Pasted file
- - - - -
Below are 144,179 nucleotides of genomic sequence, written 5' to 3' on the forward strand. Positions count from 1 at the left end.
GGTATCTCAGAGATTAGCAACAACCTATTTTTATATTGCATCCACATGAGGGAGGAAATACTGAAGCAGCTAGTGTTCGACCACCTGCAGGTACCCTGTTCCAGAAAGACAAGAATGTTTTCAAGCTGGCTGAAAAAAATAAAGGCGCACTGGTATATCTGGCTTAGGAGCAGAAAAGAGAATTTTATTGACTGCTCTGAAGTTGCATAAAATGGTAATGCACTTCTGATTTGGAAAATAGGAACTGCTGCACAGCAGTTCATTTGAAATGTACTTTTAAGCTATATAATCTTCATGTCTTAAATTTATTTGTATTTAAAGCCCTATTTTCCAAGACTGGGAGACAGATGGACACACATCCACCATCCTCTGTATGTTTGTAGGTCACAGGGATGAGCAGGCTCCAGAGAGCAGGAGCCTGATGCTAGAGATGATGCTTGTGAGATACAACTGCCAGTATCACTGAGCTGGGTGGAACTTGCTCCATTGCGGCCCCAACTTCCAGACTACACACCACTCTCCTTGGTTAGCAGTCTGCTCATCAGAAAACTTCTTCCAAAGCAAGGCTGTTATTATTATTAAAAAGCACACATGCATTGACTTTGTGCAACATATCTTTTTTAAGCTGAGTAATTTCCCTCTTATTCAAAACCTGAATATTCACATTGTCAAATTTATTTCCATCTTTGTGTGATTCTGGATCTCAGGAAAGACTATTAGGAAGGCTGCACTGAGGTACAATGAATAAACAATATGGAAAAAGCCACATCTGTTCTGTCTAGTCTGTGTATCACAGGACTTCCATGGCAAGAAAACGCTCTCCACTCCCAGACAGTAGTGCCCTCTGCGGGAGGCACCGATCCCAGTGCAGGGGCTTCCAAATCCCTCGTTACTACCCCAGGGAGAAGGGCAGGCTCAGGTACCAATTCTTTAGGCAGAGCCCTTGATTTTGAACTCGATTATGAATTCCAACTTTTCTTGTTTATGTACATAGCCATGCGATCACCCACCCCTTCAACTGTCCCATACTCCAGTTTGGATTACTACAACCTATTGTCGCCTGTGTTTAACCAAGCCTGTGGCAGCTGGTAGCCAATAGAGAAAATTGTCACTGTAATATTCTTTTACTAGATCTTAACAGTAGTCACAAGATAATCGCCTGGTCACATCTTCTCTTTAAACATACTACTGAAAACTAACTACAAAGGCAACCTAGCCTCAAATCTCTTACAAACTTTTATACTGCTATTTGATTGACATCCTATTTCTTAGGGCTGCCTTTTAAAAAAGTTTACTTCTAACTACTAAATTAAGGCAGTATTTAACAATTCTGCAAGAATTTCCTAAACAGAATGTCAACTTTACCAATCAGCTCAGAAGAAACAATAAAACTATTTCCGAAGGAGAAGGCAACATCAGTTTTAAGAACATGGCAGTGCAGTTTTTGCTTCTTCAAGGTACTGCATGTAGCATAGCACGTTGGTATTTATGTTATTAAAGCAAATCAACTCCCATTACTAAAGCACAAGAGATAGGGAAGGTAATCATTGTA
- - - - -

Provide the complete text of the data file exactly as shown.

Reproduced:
Below are 144,179 nucleotides of genomic sequence, written 5' to 3' on the forward strand. Positions count from 1 at the left end.
GGTATCTCAGAGATTAGCAACAACCTATTTTTATATTGCATCCACATGAGGGAGGAAATACTGAAGCAGCTAGTGTTCGACCACCTGCAGGTACCCTGTTCCAGAAAGACAAGAATGTTTTCAAGCTGGCTGAAAAAAATAAAGGCGCACTGGTATATCTGGCTTAGGAGCAGAAAAGAGAATTTTATTGACTGCTCTGAAGTTGCATAAAATGGTAATGCACTTCTGATTTGGAAAATAGGAACTGCTGCACAGCAGTTCATTTGAAATGTACTTTTAAGCTATATAATCTTCATGTCTTAAATTTATTTGTATTTAAAGCCCTATTTTCCAAGACTGGGAGACAGATGGACACACATCCACCATCCTCTGTATGTTTGTAGGTCACAGGGATGAGCAGGCTCCAGAGAGCAGGAGCCTGATGCTAGAGATGATGCTTGTGAGATACAACTGCCAGTATCACTGAGCTGGGTGGAACTTGCTCCATTGCGGCCCCAACTTCCAGACTACACACCACTCTCCTTGGTTAGCAGTCTGCTCATCAGAAAACTTCTTCCAAAGCAAGGCTGTTATTATTATTAAAAAGCACACATGCATTGACTTTGTGCAACATATCTTTTTTAAGCTGAGTAATTTCCCTCTTATTCAAAACCTGAATATTCACATTGTCAAATTTATTTCCATCTTTGTGTGATTCTGGATCTCAGGAAAGACTATTAGGAAGGCTGCACTGAGGTACAATGAATAAACAATATGGAAAAAGCCACATCTGTTCTGTCTAGTCTGTGTATCACAGGACTTCCATGGCAAGAAAACGCTCTCCACTCCCAGACAGTAGTGCCCTCTGCGGGAGGCACCGATCCCAGTGCAGGGGCTTCCAAATCCCTCGTTACTACCCCAGGGAGAAGGGCAGGCTCAGGTACCAATTCTTTAGGCAGAGCCCTTGATTTTGAACTCGATTATGAATTCCAACTTTTCTTGTTTATGTACATAGCCATGCGATCACCCACCCCTTCAACTGTCCCATACTCCAGTTTGGATTACTACAACCTATTGTCGCCTGTGTTTAACCAAGCCTGTGGCAGCTGGTAGCCAATAGAGAAAATTGTCACTGTAATATTCTTTTACTAGATCTTAACAGTAGTCACAAGATAATCGCCTGGTCACATCTTCTCTTTAAACATACTACTGAAAACTAACTACAAAGGCAACCTAGCCTCAAATCTCTTACAAACTTTTATACTGCTATTTGATTGACATCCTATTTCTTAGGGCTGCCTTTTAAAAAAGTTTACTTCTAACTACTAAATTAAGGCAGTATTTAACAATTCTGCAAGAATTTCCTAAACAGAATGTCAACTTTACCAATCAGCTCAGAAGAAACAATAAAACTATTTCCGAAGGAGAAGGCAACATCAGTTTTAAGAACATGGCAGTGCAGTTTTTGCTTCTTCAAGGTACTGCATGTAGCATAGCACGTTGGTATTTATGTTATTAAAGCAAATCAACTCCCATTACTAAAGCACAAGAGATAGGGAAGGTAATCATTGTA